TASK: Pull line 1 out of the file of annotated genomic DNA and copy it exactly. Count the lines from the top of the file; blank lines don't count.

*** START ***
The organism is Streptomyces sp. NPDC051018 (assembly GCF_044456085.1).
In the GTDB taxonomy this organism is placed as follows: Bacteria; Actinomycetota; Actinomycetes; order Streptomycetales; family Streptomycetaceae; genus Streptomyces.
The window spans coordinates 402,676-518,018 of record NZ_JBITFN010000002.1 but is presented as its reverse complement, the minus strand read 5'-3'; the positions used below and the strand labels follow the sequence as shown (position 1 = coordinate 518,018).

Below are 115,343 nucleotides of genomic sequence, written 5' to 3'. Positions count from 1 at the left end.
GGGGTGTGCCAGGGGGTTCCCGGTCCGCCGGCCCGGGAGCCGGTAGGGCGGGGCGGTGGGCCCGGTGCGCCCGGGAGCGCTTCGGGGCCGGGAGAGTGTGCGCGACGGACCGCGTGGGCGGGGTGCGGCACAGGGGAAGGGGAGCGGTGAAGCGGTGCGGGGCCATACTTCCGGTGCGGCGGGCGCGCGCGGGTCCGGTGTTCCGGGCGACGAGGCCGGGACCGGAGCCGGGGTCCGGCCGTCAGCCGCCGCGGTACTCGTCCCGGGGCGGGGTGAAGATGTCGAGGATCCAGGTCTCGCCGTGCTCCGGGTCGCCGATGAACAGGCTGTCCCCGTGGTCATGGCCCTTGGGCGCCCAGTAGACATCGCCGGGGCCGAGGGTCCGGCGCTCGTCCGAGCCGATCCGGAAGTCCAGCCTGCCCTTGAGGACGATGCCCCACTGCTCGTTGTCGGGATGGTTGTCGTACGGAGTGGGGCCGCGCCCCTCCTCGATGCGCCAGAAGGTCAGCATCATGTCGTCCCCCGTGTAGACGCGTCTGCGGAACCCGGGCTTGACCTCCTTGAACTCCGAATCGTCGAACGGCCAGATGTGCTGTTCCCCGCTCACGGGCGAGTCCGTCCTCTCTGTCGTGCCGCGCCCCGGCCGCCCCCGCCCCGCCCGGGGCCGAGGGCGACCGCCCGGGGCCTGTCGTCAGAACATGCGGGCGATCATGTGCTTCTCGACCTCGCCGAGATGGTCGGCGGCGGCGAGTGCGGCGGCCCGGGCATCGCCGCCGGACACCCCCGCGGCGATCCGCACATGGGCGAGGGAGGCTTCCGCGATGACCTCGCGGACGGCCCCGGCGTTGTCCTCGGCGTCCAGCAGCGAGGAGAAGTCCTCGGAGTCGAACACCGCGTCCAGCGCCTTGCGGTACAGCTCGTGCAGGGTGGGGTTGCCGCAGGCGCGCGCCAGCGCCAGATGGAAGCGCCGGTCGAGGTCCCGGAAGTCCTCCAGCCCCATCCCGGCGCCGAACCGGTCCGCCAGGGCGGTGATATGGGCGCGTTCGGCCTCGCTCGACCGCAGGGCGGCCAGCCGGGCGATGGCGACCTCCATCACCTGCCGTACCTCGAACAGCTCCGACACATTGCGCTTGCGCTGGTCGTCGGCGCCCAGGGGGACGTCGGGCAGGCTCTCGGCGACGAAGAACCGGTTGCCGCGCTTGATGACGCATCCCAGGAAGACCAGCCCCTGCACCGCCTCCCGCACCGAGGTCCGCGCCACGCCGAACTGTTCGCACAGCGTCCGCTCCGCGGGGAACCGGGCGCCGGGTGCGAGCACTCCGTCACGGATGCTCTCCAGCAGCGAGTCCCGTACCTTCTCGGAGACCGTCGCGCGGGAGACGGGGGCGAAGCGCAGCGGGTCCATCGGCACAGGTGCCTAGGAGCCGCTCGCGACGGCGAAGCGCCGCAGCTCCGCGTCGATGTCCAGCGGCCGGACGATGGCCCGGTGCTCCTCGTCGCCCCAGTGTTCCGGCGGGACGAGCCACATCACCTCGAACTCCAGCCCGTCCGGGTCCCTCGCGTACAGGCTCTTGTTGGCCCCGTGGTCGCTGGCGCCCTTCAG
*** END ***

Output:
The organism is Streptomyces sp. NPDC051018 (assembly GCF_044456085.1).